Immune profiling of lung tumors after 1 week of combination treatment revealed a general influx of CD45+ immune cells compared with single-agent treatment (fig. S3A). Whereas there was no change in B cell or macrophage numbers in tumors after treatment, there was an increased infiltration of CD4+ and CD8+ T cells in the lungs and spleens of both tumor-bearing and naïve (tumor-free) mice after either single-agent or combination therapy. However, changes in CD4+ or CD8+ T cell activation were not observed, as assessed by staining for CD69, KLRG1, and CD107a, a marker of lymphocyte degranulation (figs. S3, B to D; S4, A and B; and S5, A to D). Thus, the drug combination does not appear to produce selective activation of T cells in this lung cancer model.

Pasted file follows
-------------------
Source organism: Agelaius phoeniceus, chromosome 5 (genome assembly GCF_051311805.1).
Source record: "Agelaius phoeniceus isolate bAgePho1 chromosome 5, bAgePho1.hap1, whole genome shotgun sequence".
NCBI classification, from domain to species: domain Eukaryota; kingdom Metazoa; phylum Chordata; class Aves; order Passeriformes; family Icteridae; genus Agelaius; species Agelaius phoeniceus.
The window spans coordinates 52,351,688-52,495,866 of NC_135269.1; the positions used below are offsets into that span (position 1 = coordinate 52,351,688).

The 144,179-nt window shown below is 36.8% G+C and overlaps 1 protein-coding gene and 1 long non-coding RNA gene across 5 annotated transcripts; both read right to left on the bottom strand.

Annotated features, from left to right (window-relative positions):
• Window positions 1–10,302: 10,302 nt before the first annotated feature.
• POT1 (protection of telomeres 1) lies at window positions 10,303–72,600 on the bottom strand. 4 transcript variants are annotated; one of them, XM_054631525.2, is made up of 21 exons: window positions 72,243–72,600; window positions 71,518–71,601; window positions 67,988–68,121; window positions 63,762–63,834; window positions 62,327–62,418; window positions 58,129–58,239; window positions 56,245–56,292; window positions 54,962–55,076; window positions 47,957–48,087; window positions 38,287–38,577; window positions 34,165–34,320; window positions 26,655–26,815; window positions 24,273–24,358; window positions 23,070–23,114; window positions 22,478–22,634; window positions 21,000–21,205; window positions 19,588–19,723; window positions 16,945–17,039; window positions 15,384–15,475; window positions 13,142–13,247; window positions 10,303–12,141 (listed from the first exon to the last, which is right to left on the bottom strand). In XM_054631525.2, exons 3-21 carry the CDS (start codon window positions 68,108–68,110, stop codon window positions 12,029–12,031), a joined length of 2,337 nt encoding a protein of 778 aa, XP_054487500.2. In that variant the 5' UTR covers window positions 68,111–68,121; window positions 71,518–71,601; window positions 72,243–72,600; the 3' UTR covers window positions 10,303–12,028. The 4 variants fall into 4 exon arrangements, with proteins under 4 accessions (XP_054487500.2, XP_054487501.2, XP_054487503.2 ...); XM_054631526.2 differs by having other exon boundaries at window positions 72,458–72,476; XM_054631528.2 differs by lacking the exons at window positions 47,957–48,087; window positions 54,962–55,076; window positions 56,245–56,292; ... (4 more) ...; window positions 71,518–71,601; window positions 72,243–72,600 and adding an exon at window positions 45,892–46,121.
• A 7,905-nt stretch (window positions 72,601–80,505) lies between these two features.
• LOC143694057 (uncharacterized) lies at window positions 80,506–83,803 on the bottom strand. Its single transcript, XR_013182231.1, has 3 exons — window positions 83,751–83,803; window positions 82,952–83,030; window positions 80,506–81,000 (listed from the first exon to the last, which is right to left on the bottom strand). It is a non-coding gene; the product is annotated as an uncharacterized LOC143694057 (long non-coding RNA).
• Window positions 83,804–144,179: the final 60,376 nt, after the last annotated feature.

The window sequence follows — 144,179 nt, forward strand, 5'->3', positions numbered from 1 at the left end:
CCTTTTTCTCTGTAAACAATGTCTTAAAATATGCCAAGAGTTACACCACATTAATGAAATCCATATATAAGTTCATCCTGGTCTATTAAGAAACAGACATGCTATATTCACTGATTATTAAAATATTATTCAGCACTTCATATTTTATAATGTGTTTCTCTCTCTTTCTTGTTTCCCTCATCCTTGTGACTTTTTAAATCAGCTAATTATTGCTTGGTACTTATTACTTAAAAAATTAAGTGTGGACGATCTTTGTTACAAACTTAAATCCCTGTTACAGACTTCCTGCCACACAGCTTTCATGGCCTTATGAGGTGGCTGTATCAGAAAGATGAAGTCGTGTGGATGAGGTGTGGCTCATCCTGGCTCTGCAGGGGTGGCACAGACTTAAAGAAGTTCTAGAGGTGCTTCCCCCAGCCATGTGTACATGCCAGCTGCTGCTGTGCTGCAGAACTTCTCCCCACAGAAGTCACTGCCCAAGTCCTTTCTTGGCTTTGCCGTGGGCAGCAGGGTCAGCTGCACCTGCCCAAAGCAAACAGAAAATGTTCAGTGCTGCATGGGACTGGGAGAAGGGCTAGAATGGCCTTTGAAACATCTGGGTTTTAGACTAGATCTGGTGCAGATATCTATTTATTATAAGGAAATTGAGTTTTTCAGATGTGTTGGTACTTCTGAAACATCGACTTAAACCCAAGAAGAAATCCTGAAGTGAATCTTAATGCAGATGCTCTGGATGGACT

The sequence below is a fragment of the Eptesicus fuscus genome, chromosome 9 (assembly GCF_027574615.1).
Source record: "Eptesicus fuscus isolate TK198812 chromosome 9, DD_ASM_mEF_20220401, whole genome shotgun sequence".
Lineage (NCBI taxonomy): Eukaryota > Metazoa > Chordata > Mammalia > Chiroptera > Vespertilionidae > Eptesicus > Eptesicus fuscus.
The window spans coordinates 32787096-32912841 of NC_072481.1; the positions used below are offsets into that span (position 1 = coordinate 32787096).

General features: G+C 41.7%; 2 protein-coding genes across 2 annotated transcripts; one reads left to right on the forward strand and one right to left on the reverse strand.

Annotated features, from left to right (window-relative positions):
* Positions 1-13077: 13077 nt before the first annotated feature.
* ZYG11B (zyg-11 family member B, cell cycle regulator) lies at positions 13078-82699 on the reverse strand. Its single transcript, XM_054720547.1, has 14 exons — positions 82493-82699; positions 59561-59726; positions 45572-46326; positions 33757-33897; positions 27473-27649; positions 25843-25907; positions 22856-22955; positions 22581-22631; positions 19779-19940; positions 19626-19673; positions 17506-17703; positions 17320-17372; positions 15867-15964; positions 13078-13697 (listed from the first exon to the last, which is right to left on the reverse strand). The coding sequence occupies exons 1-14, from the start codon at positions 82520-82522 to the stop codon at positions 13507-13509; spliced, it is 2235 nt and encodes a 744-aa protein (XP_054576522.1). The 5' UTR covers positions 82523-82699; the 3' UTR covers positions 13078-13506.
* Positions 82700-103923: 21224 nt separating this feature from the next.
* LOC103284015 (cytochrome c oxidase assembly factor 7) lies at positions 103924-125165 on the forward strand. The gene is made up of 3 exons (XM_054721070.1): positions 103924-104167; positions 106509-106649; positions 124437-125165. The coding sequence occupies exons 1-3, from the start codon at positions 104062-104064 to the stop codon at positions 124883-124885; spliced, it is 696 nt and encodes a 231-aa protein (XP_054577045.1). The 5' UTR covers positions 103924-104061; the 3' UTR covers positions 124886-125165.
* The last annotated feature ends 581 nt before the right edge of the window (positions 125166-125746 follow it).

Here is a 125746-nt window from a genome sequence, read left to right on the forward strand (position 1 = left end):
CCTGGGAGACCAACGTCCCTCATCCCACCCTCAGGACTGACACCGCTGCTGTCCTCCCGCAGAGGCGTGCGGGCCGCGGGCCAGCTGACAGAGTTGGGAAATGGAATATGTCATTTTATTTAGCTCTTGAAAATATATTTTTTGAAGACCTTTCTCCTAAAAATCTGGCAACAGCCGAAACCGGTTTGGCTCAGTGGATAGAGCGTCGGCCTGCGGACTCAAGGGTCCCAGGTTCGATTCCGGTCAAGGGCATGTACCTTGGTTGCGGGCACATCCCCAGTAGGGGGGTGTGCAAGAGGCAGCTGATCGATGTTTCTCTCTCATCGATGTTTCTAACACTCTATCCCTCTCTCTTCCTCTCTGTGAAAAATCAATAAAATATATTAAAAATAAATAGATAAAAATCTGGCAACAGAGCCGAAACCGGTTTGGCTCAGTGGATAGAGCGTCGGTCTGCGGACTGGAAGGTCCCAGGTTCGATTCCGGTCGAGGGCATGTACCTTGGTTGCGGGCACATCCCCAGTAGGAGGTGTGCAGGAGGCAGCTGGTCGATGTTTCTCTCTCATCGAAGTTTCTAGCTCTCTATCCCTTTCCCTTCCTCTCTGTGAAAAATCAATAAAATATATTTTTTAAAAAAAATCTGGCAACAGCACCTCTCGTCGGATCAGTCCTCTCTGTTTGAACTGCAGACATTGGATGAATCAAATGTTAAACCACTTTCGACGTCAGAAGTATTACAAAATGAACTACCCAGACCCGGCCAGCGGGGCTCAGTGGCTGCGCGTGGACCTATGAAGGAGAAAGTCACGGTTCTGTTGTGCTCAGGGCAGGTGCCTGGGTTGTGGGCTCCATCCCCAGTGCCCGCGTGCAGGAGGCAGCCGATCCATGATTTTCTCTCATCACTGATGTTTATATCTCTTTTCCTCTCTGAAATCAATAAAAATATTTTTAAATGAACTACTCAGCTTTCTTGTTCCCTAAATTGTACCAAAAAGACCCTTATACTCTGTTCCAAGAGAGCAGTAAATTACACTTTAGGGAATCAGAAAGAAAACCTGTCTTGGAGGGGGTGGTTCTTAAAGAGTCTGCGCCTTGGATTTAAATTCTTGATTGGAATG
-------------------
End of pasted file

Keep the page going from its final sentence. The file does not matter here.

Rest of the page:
By contrast, combined treatment with trametinib and palbociclib triggered the selective accumulation of natural killer (NK) cells and a decrease in Gr-1hiCD11b+ myeloid-derived suppressor cells (MDSCs) in the lungs of tumor-bearing mice compared with treatment with either agent alone (Fig. 1, F and G; and figs. S3, E and F; S4, C and D; and S5F). NK cells derived from combination-treated tumors appeared activated and more mature, as indicated by cell surface expression of CD107a and other activating receptors and altered transcriptional profiles showing a reduction in proliferation-associated genes and an increase in expression of genes linked to NK cell maturation and cytotoxicity (Fig. 1G and figs. S4C, S5E, and S6). Combined treatment also led to NK cell accumulation (but not activation) and a decrease in MDSCs in the spleens of tumor-bearing mice but not in the lungs or spleens of naïve mice (figs. S3, F to H, and S5, E to G), suggesting that this immune effect is tumor dependent.